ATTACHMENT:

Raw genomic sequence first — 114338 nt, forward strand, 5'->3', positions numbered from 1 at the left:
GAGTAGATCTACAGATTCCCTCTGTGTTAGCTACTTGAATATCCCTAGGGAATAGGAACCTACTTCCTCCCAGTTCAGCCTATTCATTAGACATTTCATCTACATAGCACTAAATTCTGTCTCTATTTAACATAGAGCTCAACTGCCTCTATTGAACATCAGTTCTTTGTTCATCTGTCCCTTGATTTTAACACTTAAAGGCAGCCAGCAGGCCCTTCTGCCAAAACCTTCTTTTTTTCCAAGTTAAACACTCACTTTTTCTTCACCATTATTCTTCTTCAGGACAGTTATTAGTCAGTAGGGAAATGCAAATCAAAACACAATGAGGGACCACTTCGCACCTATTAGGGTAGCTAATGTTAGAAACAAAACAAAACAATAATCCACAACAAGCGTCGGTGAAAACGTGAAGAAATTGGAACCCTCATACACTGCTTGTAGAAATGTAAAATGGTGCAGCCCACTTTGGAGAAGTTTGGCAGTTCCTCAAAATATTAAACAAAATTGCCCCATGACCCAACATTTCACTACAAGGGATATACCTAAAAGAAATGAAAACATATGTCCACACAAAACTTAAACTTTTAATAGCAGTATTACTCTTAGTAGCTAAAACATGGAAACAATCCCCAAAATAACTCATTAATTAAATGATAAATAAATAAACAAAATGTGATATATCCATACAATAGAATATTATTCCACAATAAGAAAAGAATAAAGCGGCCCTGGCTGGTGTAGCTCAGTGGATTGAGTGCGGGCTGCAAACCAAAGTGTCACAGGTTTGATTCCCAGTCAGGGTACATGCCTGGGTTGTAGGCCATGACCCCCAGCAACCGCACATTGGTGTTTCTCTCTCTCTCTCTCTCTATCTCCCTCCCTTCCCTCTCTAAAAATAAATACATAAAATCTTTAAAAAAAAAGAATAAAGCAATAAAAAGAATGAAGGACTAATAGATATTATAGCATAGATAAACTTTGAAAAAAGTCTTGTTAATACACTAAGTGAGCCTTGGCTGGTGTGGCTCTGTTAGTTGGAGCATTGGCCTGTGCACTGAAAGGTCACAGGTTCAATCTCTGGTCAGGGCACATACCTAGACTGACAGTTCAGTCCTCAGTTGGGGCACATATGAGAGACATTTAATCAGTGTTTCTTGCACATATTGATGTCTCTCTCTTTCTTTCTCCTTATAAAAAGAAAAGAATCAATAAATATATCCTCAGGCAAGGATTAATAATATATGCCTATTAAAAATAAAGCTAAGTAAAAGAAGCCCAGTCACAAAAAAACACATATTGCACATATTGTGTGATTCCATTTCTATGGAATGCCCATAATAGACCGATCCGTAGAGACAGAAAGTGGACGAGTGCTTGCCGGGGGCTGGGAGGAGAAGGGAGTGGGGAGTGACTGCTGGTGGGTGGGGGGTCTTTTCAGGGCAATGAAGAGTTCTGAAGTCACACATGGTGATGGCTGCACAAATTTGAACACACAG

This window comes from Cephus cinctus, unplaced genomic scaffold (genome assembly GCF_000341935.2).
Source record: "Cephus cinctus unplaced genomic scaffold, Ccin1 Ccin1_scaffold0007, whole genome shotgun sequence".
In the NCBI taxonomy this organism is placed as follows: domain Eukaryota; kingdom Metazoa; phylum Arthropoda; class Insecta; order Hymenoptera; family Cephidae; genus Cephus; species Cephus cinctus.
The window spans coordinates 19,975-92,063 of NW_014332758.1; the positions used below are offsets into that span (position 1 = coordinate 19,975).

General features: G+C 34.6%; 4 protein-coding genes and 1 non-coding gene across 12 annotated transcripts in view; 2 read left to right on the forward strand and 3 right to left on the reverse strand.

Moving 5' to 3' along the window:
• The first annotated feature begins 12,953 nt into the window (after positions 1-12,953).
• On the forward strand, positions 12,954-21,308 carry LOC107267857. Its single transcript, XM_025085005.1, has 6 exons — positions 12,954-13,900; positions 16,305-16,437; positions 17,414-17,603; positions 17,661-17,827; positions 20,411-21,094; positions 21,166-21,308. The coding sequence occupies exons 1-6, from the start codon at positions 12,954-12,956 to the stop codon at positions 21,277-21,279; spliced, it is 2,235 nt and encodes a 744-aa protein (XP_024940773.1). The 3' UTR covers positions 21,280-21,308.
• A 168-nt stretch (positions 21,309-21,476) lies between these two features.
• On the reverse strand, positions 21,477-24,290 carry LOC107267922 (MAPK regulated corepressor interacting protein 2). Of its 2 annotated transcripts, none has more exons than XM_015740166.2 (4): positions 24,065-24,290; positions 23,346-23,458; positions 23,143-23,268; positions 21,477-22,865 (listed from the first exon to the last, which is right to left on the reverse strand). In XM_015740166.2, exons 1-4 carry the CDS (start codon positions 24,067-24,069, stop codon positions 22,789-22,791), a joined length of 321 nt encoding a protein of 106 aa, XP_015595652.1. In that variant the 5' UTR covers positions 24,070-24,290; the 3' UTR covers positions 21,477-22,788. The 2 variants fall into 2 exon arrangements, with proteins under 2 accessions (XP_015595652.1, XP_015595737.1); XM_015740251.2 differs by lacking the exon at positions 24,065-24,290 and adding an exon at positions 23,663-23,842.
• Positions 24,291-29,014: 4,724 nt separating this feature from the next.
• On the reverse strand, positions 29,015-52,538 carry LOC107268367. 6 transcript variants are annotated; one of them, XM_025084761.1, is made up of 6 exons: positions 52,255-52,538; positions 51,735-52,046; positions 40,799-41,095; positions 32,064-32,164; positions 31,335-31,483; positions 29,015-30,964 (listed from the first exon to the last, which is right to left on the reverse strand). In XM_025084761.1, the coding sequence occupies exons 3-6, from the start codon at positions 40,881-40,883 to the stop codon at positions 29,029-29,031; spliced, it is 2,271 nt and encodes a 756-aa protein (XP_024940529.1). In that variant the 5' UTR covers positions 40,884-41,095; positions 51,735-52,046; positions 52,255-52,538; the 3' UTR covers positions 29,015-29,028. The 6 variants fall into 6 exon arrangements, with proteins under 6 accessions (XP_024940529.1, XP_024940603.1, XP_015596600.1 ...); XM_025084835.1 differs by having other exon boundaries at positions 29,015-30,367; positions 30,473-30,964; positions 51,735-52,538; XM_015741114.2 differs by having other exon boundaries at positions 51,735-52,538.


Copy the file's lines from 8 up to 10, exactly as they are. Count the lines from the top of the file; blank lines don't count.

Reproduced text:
Moving 5' to 3' along the window:
• The first annotated feature begins 12,953 nt into the window (after positions 1-12,953).
• On the forward strand, positions 12,954-21,308 carry LOC107267857. Its single transcript, XM_025085005.1, has 6 exons — positions 12,954-13,900; positions 16,305-16,437; positions 17,414-17,603; positions 17,661-17,827; positions 20,411-21,094; positions 21,166-21,308. The coding sequence occupies exons 1-6, from the start codon at positions 12,954-12,956 to the stop codon at positions 21,277-21,279; spliced, it is 2,235 nt and encodes a 744-aa protein (XP_024940773.1). The 3' UTR covers positions 21,280-21,308.